WASHINGTON – Lawmakers called Thursday for an end to the Pentagon’s ban on gays in the military, citing findings in a government report that the prohibition hurts recruiting and retention even as the war in Iraq strains the military’s ability to maintain its troop strength.
A Government Accountability Office study, released Wednesday, found that since 1993, the Department of Defense had spent at least $191 million to recruit and train replacements for almost 10,000 service members discharged under the ban — including more than 300 with critical language skills. On Thursday, Rep. Marty Meehan, D-Mass., prepared to offer a bill that would end the Pentagon’s 12-year-old policy, known as “don’t ask, don’t tell.”
“The conventional justification for ‘don’t ask, don’t tell’ has been that allowing gays to serve undermines military readiness,” Meehan said. “Now we have the numbers to prove that the policy itself is undermining our military readiness.”
The prohibition on gays in the military is a long-standing principle of military law. But in an effort to keep a campaign promise to lift the ban, President Clinton established “don’t ask, don’t tell” in early 1993. Under the policy, the military is not allowed to ask about sexual orientation and service members are not to reveal it. If the fact that they are gay becomes public, service members can be discharged.
Although Meehan’s measure is unlikely to be approved under the Bush administration, the renewed challenge to the prohibition on gay service members marked the latest, and perhaps most creative, effort to improve the military’s ability to fill its ranks as it strains to keep up troop strength for military conflicts in Iraq and Afghanistan.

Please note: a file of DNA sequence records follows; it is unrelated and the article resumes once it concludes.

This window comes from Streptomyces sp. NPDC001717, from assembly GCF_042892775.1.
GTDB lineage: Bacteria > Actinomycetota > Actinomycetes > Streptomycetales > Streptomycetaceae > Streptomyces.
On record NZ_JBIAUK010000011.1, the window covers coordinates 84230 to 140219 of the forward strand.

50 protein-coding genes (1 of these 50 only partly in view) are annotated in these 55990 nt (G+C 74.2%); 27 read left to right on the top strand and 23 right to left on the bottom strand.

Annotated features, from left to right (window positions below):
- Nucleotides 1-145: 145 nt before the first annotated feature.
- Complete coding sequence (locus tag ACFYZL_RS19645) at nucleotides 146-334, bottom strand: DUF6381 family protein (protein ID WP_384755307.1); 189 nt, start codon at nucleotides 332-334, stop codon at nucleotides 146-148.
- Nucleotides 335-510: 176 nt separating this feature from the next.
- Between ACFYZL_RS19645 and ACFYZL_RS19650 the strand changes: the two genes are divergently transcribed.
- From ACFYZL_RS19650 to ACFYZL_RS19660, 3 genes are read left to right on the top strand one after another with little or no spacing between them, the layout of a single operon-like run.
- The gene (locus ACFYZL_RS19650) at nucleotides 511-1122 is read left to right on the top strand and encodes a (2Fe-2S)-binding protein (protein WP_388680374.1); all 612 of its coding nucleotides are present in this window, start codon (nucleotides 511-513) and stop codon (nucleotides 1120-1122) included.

The Army National Guard is 24 percent below its recruitment goal for the past four months, and the Army Reserves are 7 percent down. The Marines failed to meet their goal in January for the first time since before the 1991 Persian Gulf War.
Pentagon officials continue to insist that they expect to meet their annual goals by Sept. 30, the end of the fiscal year.
The war in Iraq has offered potential recruits an increasingly stark choice between almost certain combat duty and an expanded array of career options in an improving economy. Candidates for what was once weekend and summer duty in the Guard or Reserves are less likely to join now, analysts said.